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What is DNS?

When you registered your domain name or created your website, you might have come across the acronym DNS, which stands for Domain Name System. However, what precisely is DNS, and why is it considered to be of such critical significance? Because the Domain Name System (DNS) translates alphabetic names into numeric Internet Protocol (IP) addresses, it is only necessary to commit a domain name, such as coolexample.com, to memory rather than a string of numbers representing an IP address. Without DNS, you wouldn’t be able to do things like send an email, browse through Instagram, or play video games with your friends online. DNS is the foundation upon which the internet is built.

So, what is DNS and why is it important?

In the past, if you wanted to call someone, you either had to commit their phone number to memory, write it down in a notebook or rolodex, or look it up in the massive paper phonebook. Today, however, there are a number of other options available. These days, our mobile phones have the capability to store phone numbers in the contacts list, and each number is assigned to a particular individual or company. You don’t have to worry about trying to remember your friend Jane’s phone number whenever you want to get in touch with her because all you have to do is look up her name in your contacts list and then make the call.

You might think of the Domain Name System (DNS) as the contacts list of the internet; however, rather than mapping persons to phone numbers, it maps domain names to Internet Protocol (IP) addresses. And Internet Protocol addresses are the language that is used online. IP addresses are unique sequences of numbers and letters that allow computers to interact with one another using the Internet Protocol. An example of an IPv4 address is the number 50.63.202.40, while an IPv6 address would look something like this: 2001:0db8:85a3:0000:0000:6d2e:0371:7234 (an IPv6 address)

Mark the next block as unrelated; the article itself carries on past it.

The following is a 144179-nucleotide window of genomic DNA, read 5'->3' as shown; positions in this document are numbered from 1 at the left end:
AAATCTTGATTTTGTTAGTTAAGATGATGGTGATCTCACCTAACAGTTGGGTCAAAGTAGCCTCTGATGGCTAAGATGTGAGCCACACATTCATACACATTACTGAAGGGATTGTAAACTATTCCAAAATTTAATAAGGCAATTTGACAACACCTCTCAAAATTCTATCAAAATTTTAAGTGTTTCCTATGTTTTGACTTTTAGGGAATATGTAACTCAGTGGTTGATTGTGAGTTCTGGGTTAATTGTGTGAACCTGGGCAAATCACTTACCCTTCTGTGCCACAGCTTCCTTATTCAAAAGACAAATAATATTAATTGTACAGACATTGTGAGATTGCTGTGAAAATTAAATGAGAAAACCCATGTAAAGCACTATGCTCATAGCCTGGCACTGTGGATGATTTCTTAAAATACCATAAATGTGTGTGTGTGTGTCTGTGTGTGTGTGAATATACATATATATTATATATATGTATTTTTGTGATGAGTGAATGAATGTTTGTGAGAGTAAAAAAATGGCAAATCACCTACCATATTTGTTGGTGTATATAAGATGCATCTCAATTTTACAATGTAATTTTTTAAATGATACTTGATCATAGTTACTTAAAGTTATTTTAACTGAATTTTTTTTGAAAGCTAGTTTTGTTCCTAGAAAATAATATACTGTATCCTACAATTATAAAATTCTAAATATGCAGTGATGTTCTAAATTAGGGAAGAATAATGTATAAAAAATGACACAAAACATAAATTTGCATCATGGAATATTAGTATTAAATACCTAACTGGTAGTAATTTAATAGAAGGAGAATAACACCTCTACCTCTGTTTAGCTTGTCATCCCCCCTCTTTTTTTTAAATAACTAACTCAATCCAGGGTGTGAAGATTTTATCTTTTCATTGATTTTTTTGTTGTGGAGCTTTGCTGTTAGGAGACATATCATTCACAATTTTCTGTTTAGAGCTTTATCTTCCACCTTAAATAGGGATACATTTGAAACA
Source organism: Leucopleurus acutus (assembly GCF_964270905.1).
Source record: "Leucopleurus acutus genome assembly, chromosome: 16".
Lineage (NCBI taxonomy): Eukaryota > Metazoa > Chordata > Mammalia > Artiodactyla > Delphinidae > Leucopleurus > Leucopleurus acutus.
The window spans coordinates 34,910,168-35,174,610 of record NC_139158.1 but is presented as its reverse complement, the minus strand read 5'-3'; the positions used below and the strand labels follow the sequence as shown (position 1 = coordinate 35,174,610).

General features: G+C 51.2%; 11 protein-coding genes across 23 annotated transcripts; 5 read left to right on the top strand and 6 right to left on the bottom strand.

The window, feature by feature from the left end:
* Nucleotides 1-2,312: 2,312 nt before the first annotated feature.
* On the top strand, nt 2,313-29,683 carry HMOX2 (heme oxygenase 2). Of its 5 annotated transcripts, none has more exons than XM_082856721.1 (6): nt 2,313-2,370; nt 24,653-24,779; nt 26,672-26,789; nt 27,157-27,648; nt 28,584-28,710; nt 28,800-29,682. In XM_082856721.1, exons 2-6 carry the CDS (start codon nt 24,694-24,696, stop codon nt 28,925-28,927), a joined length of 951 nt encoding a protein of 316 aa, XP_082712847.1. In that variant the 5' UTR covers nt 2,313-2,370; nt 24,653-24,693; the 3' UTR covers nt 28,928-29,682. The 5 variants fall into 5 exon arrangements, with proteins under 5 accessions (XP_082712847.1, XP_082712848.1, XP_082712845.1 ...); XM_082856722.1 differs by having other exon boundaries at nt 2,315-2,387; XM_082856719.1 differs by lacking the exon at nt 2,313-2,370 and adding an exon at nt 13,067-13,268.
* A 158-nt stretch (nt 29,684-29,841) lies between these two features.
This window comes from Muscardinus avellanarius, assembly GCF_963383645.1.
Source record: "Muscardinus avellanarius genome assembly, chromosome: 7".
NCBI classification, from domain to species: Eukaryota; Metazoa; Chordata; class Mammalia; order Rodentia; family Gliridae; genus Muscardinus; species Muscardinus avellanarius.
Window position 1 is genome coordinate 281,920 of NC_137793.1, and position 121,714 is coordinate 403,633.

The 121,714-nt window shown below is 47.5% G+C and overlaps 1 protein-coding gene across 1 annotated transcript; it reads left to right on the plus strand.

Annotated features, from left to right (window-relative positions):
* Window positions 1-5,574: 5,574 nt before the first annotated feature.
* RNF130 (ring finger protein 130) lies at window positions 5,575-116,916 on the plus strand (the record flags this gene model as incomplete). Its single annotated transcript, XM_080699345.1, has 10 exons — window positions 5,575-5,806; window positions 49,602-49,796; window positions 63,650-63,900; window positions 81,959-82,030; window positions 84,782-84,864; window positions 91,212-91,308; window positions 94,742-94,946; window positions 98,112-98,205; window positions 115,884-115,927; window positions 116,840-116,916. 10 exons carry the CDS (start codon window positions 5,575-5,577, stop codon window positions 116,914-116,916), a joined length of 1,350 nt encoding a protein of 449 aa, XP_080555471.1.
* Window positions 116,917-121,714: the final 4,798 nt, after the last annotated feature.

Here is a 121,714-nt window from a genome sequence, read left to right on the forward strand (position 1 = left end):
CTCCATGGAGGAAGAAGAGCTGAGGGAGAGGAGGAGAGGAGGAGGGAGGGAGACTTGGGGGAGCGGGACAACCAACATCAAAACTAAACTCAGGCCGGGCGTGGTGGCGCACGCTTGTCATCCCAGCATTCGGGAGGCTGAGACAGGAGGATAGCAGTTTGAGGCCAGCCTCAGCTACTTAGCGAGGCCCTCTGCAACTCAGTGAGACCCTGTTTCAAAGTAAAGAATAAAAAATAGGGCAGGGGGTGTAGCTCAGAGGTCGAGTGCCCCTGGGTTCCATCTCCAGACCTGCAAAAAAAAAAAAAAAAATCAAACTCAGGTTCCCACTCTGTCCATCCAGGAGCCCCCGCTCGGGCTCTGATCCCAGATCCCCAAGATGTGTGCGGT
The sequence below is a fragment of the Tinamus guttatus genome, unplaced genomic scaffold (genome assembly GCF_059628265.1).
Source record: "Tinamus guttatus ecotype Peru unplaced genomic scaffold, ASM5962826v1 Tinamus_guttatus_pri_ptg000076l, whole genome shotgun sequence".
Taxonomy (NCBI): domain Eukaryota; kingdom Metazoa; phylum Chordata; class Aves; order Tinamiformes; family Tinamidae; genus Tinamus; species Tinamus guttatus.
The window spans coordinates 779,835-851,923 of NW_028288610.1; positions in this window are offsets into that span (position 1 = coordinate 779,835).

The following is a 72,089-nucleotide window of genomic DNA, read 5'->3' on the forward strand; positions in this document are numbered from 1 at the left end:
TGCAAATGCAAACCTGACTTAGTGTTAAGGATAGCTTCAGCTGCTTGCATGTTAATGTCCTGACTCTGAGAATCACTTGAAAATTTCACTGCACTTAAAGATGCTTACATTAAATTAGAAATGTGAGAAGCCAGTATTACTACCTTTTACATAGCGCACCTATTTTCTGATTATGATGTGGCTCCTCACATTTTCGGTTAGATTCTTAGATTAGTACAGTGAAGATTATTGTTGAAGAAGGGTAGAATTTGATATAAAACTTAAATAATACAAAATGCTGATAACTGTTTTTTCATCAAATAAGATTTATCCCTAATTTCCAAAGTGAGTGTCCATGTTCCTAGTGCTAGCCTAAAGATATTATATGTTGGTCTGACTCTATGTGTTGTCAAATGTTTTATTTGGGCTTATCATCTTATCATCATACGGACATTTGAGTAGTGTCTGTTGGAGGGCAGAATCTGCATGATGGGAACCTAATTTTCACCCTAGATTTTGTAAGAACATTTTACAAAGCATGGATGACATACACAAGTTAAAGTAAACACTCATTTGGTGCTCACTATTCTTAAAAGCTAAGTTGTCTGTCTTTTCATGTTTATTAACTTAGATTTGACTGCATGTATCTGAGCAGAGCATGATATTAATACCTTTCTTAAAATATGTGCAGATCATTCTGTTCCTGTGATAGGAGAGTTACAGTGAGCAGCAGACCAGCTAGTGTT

However, it can be challenging to keep all of those long strings of numbers and letters in your head. Therefore, DNS converts numerical IP addresses into more comprehensible domain names, such as coolexample.com. It is generally much simpler to remember a domain name than it is to keep track of all of those IP addresses, which makes it more enjoyable to browse the internet.

Okay, but how does DNS really work?

When looking for information regarding DNS, you could have come across the phrases DNS query or DNS lookup. These are popular ways of referring to the functionality of DNS and how it directs you to a specific website. However, there are a few milestones along the way, and in order to better understand the process, we will break those steps down and explain each one individually. Warning: from from point on, things are going to get a little more technical.

  1. The query: It all starts when you type a domain name, like coolexample.com, in the address bar of your web browser. After entering a domain, a query begins looking for the IP address of coolexample.com so your browser can display the correct content. The query starts by checking the root server to see where to go next.
  2. The root servers: There are 13 root servers working across the world, and they know all the DNS information of all domains. The root server looks through that DNS info to determine where to look next: the TLD nameserver.